If the different land uses of the UK were divided up into their percentage-ratio blocks, what would a 100-second tour of the country (with each second covering a single percent of the land usage) look like?
So… two eagles, Valor I (male) and Hope (female) raised some chicks in a nest. Then Valor II (another male) came along and tried to displace Valor I, but he wouldn’t go, so the pair of them both ultimately cooperated in raising Hope’s chicks, even after Hope was driven away by some other eagles. Later, another female, Starr, turned up and Valor I and Valor II are collectively incubating three eggs of hers in the nest.
I’ve known (human) polyamorous networks with origin stories less-complicated than this.
A drowning cow was rescued from a river by a passing “mermaid” on a 200-mile swim of the Thames.
Lindsey Cole splashed into the river in a wetsuit, tail and hat at Lechlade, Gloucestershire, on Friday. She is raising awareness of the environmental effects of single-use plastic.
As she passed through Oxfordshire on Sunday, she spotted the stricken cow.
Delightful. The “urban mermaid” has been swimming along the Thames as a mermaid in order to raise awareness of plastic pollution. She spotted what she thought was a big white plastic sack and swam on, indicating to her support boat to pick it up… but when they caught up they realised that it was a drowning cow! Some while later, they arranged for its successful rescue.
Following up on my post about the weekend before the weekend before last – here’s what I got up to the weekend before last (i.e. the weekend after that). You can see why I’m confused:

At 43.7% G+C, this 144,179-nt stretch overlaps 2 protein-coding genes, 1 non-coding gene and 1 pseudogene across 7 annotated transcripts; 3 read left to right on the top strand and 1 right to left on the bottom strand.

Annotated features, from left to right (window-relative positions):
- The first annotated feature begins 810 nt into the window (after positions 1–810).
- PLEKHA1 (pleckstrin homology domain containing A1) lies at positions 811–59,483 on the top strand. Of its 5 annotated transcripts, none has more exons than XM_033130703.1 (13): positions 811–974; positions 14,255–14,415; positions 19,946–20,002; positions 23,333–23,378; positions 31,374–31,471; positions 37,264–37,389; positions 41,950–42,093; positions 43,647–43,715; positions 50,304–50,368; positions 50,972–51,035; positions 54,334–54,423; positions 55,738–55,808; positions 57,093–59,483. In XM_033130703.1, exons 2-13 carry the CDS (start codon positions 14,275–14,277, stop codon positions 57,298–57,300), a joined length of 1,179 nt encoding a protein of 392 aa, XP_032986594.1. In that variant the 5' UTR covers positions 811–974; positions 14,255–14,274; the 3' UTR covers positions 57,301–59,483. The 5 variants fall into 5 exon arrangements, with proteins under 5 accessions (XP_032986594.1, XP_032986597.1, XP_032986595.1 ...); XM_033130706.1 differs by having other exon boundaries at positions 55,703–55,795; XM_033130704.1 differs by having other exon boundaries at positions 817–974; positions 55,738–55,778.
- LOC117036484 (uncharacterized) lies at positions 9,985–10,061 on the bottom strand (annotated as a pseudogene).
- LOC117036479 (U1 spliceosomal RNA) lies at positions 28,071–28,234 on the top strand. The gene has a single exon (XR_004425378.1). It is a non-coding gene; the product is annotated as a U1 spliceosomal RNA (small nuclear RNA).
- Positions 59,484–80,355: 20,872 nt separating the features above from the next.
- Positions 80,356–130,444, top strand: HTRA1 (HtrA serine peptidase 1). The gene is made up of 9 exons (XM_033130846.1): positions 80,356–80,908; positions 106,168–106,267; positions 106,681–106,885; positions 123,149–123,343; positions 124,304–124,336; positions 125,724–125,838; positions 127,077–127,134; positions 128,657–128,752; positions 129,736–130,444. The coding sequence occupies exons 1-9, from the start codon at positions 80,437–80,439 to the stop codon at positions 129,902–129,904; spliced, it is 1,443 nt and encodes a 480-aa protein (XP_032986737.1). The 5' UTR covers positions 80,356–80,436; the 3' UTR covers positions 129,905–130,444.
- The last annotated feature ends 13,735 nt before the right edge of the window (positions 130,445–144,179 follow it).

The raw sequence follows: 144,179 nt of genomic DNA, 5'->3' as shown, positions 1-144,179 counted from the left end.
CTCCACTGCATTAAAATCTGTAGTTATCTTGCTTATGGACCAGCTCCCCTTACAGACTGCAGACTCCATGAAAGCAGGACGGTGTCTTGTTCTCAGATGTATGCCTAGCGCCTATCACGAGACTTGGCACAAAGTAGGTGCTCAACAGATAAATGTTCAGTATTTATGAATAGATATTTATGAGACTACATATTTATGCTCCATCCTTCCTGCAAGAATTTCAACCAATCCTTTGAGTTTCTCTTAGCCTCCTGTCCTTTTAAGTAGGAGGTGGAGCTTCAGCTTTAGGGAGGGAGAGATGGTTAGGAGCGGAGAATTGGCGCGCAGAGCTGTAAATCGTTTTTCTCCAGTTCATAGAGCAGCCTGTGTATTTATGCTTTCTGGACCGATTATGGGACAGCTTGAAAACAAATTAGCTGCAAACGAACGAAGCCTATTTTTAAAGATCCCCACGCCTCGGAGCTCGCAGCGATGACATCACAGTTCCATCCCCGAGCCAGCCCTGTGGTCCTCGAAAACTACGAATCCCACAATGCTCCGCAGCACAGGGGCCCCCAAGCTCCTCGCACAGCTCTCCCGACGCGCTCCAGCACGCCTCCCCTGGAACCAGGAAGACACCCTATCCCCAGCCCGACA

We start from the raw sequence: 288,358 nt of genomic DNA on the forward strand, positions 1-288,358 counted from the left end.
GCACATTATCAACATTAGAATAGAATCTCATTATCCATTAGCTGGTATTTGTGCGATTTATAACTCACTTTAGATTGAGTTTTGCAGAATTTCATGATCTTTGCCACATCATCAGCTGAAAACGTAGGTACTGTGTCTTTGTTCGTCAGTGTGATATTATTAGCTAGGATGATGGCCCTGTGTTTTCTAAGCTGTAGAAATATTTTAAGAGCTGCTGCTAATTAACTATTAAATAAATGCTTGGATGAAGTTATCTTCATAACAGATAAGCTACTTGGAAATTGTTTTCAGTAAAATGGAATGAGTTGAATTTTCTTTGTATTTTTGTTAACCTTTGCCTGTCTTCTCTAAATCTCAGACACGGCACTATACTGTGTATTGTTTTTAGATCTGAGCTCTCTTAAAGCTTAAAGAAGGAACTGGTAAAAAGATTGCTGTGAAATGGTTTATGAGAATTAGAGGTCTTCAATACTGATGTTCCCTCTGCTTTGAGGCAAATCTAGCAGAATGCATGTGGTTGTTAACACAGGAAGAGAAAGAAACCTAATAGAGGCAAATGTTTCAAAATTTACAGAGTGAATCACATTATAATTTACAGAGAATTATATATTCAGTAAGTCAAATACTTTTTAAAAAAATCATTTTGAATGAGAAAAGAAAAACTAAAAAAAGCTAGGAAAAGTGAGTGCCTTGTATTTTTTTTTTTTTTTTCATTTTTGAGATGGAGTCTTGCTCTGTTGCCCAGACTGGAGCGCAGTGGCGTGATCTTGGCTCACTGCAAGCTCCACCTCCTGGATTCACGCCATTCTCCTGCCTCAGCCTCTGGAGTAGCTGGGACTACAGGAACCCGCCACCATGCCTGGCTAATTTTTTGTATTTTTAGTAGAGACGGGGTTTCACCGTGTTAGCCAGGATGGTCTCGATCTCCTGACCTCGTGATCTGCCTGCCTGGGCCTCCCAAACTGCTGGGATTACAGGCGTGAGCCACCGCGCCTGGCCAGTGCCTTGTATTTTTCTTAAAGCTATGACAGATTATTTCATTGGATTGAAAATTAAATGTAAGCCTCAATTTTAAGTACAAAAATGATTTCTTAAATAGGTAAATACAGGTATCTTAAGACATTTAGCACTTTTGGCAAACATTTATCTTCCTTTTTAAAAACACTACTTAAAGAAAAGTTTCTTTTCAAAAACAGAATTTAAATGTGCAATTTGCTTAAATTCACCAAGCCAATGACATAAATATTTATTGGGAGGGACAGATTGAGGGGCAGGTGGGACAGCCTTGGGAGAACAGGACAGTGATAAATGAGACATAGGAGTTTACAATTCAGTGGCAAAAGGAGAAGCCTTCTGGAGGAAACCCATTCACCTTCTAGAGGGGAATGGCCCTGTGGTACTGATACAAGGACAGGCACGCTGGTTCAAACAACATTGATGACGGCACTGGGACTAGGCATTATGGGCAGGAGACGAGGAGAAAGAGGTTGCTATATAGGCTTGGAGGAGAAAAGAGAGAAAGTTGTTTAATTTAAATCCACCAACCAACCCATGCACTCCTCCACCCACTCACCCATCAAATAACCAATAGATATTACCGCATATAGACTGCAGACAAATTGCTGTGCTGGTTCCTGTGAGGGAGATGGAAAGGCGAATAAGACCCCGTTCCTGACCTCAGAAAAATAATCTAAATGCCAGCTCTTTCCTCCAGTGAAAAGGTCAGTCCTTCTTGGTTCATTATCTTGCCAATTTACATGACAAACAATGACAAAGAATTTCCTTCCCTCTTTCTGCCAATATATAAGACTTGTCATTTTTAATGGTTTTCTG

Ruth’s Family Picnic
The weekend before last, JTA and I joined Ruth and her family at their “annual family picnic”. This family reunion really shows quite how numerous Ruth’s relatives are, and I’m pretty sure that even she had to stretch her memory to recall everybody’s names as she introduced me (and, sometimes, JTA) to them all.
This year, they’d held the picnic in a wonderful National Trust-managed country estate called Cliveden. If it weren’t for the roasting temperatures, it could have been better still, but the sheer heat made it exhausting just to be sitting down, never mind walking around and climbing trees. Nonetheless, we got the chance for a good explore of the grounds, found the Secret Garden (their mistake was putting signs to it), and clambered around on the remains on the Canning Oak, a tree that lived hundreds of years and was a favourite spot for former Prime Minister George Canning… but which had been felled in 2004 after its roots threatened the structure of the slope on which it stood.
Apart from the ludicrous temperatures – suffered mostly during the journey in the sauna that is the car – it was a fun little trip. There was only one moment of awkwardness at the revelation that both of the men Ruth had brought with her were her partners. It’s often a difficult thing to bring up with more-distant relations, especially when you’re not sure who knows what already, and you don’t want to hide anything from anyone but there are few social norms about how you’re supposed to say, “So, you know what the deal is with us three, right?”
One response, though, was particularly fantastic, and so I thought I’d publish it here: upon being introduced to JTA and I as “her fiancé, and her other partner,” a particular relation of Ruth’s replied “Lucky you!” That’s a nice, positive response that I can get behind.